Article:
Ankle Fracture Surgery

What is an ankle fracture?

The upper part of the ankle joint comes from the tibia (shin) and the fibula (outer leg). The tibia forms the front, rear and inner part of the ankle joint. The lower fibula forms the outer part of the ankle joint.  The ends of these bones are called malleoli. There are two malleoli on the tibia (medial and posterior) and one on the fibula (lateral).
 
Ankle fractures occur when the malleoli are broken. These fractures are very common. Ankle fractures can happen after falls, car accidents or twisting of the ankle. One, two or all three malleoli can be broken.  
 
Symptoms of an ankle fracture are pain, swelling, bruising and problems with ankle motion. X-rays help show which need treatment from an orthopedic surgeon.
 

What are the goals of ankle fracture surgery?

The main goal of surgery is to get the ankle joint to heal with a normal shape. Once the ankle is put back together, the next

Above, a bimalleolar ankle fracture before surgery. Below, the ankle fracture after it has been fixed.
 step is to regain normal movement. The long-term goal of repairing a broken ankle is to decrease the chances of ankle arthritis in the future.
 

What signs indicate surgery may be needed?

When the ankle fracture is unstable or in bad position, surgery is needed to repair the ankle. In some cases, the bones of the ankle may poke through the skin. These are called open ankle fractures and require surgery.
 

When should I avoid surgery?

Ankle fracture surgery is not needed if the ankle is in position and stable despite the fracture. Ankle fracture surgery may be too risky when patients have a severe medical condition.
 

General Details of Procedure

Antibiotics are given shortly before the start of the surgery. Once the patient receives antibiotics and anesthesia, the surgery can safely begin. Incisions are made through the skin of the ankle where the bones are broken. The breaks in the bone are then repositioned and held there with implants. After the ankle fracture is repaired, the patient’s leg is placed in a protective splint made of plaster. Some patients can go home after surgery the same day while others may stay overnight in the hospital.
 

Specific Technique

Most ankle fracture surgery involves open reduction and internal fixation (ORIF). An incision is made over the ankle to see the fractured bones. Like a jigsaw puzzle, the pieces of the broken bones are placed back together (open reduction). The broken bones are then held together (internal fixation) in this correct position with metal plates and/or screws. This internal fixation provides stability so movement can begin shortly after surgery as the ankle fracture heals.
 

What happens after surgery?

Surgical treatment of ankle fractures allows patients to regain ankle function while the bones and joint heal. Immediately after surgery, your ankle will be immobilized for a few weeks. Once the wounds are healed, you will be fitted for either a cast or a boot. Many surgeons use a removable boot. The boot protects the ankle as it heals but can be removed to allow washing, wound checks and icing.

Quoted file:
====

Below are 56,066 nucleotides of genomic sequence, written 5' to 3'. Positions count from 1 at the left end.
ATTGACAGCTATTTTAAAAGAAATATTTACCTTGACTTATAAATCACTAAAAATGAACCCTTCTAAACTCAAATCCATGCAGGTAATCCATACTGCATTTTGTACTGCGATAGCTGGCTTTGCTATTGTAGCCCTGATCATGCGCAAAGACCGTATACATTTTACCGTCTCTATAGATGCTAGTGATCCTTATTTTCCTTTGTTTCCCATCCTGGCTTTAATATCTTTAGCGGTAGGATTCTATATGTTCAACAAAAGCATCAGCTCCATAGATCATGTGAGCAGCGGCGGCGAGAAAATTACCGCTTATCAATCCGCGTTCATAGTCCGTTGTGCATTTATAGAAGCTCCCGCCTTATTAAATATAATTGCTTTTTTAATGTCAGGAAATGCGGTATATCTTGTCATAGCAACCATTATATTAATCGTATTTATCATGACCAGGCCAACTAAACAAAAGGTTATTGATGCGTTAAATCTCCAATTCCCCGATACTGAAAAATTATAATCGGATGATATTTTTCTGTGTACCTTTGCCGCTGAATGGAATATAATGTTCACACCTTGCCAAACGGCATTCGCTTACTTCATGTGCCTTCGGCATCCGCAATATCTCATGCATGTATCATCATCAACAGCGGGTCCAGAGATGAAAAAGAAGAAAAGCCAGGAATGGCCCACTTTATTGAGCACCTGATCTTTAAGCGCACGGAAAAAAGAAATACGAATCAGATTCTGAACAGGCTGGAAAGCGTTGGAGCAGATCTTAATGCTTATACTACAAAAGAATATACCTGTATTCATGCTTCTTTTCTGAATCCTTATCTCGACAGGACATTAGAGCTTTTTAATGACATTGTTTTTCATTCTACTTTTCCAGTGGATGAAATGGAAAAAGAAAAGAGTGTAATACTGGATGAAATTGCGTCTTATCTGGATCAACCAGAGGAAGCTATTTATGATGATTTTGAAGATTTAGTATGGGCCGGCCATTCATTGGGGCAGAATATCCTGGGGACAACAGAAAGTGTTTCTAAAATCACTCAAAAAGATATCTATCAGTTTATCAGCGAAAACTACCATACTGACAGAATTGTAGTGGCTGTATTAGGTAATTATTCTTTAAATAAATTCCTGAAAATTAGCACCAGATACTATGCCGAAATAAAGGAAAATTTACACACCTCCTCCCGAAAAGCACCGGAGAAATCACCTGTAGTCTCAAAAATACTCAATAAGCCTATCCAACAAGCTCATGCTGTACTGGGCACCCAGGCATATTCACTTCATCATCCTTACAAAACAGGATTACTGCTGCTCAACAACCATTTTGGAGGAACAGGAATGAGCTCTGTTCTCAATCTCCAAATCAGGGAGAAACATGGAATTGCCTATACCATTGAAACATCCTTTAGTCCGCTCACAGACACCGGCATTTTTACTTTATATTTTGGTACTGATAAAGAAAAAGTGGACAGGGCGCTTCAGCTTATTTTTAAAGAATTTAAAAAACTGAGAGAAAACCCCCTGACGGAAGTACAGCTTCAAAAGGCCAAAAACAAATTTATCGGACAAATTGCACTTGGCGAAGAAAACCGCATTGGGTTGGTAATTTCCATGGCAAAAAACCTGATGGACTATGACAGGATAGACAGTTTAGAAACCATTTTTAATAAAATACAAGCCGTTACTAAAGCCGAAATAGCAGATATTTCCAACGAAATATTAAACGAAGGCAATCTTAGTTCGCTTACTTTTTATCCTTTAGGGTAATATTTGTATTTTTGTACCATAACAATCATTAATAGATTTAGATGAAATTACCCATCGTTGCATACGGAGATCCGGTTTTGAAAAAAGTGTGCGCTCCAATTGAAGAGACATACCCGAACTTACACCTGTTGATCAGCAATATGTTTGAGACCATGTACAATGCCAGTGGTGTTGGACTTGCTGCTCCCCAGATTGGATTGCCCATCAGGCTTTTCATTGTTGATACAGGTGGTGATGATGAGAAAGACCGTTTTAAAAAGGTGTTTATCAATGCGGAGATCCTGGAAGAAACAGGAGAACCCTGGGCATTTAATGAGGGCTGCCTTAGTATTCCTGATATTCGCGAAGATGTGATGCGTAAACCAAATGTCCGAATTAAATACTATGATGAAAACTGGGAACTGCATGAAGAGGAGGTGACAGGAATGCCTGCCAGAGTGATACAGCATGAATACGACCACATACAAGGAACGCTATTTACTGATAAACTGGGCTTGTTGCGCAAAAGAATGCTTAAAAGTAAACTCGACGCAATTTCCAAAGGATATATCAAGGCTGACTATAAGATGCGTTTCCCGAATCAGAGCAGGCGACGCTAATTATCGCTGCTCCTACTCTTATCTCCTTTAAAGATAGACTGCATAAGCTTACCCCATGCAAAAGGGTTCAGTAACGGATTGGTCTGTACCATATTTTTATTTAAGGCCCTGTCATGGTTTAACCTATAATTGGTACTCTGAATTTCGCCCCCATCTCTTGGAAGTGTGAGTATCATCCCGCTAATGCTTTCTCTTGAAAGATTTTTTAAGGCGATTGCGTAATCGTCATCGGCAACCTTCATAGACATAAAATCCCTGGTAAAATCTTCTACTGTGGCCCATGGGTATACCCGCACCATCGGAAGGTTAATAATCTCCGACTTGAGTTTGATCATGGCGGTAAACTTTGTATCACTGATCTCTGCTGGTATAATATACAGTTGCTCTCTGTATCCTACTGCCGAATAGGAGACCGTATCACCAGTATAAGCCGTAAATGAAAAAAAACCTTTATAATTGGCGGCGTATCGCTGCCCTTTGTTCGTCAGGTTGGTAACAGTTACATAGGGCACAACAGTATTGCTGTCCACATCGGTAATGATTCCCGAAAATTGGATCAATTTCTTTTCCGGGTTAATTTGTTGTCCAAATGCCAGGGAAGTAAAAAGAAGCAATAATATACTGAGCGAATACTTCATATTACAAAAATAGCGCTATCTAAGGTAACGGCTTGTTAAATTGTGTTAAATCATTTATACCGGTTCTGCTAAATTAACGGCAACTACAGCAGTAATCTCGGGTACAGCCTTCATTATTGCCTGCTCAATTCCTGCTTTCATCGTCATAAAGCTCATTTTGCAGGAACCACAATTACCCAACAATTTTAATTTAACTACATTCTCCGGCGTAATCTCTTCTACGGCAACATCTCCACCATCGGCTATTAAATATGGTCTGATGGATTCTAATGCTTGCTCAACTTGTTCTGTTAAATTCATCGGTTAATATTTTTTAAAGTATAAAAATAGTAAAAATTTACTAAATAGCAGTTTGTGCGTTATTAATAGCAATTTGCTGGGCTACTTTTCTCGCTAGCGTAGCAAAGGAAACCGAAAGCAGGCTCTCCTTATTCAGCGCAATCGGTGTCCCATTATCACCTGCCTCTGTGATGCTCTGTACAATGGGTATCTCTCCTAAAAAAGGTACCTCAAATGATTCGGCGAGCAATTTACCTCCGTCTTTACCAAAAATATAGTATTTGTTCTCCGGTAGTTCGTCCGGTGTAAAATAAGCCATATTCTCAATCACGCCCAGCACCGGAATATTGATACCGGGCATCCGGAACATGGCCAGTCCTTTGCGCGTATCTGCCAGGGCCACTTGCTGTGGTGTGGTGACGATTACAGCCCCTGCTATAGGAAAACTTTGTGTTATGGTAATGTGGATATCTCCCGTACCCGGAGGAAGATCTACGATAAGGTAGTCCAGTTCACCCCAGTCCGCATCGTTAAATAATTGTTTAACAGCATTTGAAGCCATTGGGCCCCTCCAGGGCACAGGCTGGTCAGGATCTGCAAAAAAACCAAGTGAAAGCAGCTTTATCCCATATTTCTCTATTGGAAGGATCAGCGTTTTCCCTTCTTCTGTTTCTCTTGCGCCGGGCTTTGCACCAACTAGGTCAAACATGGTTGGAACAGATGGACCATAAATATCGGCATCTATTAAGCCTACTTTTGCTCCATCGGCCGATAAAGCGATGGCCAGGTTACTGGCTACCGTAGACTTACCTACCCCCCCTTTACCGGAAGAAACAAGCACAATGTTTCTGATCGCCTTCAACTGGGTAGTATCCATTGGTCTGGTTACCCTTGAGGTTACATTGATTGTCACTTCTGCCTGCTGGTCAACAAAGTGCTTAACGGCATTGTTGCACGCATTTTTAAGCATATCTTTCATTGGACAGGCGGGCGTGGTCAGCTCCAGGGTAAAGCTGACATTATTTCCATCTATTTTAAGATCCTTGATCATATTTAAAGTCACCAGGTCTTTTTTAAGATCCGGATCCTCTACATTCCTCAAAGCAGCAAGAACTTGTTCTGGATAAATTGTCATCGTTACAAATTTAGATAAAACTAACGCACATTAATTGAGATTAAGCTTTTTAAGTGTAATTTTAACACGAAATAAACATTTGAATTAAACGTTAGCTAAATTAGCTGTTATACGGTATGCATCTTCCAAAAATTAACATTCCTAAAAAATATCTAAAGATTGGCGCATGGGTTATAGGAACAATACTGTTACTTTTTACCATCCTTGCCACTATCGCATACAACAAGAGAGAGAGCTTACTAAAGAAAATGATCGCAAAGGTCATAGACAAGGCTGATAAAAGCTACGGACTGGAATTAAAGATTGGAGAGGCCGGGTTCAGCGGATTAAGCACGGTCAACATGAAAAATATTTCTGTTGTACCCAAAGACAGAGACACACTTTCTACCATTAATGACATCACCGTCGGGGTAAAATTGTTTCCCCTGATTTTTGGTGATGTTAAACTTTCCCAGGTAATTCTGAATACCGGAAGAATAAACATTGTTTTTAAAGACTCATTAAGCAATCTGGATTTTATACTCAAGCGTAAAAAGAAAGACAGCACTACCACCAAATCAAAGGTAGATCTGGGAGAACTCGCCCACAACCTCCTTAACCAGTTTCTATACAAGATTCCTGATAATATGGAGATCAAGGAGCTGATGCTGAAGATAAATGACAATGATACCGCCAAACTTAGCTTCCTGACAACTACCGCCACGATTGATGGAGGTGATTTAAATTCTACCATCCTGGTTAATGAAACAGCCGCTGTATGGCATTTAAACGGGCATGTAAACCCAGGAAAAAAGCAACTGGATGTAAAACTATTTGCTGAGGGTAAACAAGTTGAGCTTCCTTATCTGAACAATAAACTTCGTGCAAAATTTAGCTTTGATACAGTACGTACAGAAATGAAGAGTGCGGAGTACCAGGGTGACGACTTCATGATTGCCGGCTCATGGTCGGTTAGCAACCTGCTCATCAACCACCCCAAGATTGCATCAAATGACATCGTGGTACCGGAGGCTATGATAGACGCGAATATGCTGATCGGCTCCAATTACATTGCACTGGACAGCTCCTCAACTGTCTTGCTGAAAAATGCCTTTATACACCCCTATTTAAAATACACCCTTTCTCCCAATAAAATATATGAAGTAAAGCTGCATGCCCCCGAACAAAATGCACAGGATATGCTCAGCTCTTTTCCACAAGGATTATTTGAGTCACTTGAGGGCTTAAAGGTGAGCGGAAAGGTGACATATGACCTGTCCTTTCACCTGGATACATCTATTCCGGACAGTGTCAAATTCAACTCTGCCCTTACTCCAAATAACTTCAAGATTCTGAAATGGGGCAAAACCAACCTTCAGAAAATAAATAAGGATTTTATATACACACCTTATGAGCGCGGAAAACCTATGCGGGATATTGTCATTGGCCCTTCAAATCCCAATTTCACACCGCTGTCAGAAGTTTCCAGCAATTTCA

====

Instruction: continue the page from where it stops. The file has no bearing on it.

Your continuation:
Once the broken bones start to heal, you can put weight on the ankle. This starts in the boot. You are then allowed to wean out of the cast or boot. You can return to normal activities once the bones are fully healed. Some patients may need physical therapy for their ankle to regain full movement and strength. While everyone is different, it can take up to a year after surgery for some patients to regain full ankle function.
 

Potential Complications

There are complications that relate to surgery in general. These include the risks associated with anesthesia, infection, damage to nerves and blood vessels, and bleeding or blood clots.
 
Problems after ankle fracture surgery include ankle joint stiffness, weakness and arthritis. Possible complications after ankle fracture surgery include infection and problems with healing. The chances of these are higher for patients with certain medical conditions, medicines and lifestyles.  Factors that increase risks after ankle fracture surgery include diabetes, steroid use and cigarette smoking. 
 

Frequently Asked Questions

Will my ankle hardware (plate and/or screws) have to be removed at some point?
Plates and screws used to fix an ankle fracture are not removed as long as they are not causing problems. Most people do not have problems with the plate and screws. They are not regularly removed since this would involve another surgery. Rarely, the plate and screws can cause some pain or irritation. When this happens, the hardware may be removed after the fracture is healed.
 
Will I be awake for my surgery?
There are different types of anesthesia for ankle fracture surgery. Some patients are put asleep. Others can be injected with numbing medicine to make the ankle numb. You may only need to be made sleepy during the surgery so you don’t move.
 
The American Orthopaedic Foot & Ankle Society (AOFAS) offers information on this site as an educational service. The content of FootCareMD, including text, images and graphics, is for informational purposes only. The content is not intended to substitute for professional medical advice, diagnoses or treatments. If you need medical advice, use the "Find an Orthopaedic Foot & Ankle Surgeon" tool at the top of this page or contact your primary doctor.